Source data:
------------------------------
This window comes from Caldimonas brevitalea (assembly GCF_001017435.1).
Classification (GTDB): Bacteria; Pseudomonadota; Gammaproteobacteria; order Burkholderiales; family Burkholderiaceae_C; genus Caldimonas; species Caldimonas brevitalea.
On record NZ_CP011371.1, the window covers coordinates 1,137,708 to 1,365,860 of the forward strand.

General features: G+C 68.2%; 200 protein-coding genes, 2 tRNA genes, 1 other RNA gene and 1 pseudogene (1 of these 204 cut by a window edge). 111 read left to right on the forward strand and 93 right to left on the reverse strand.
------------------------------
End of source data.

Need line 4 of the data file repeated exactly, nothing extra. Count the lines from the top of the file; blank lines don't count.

General features: G+C 68.2%; 200 protein-coding genes, 2 tRNA genes, 1 other RNA gene and 1 pseudogene (1 of these 204 cut by a window edge). 111 read left to right on the forward strand and 93 right to left on the reverse strand.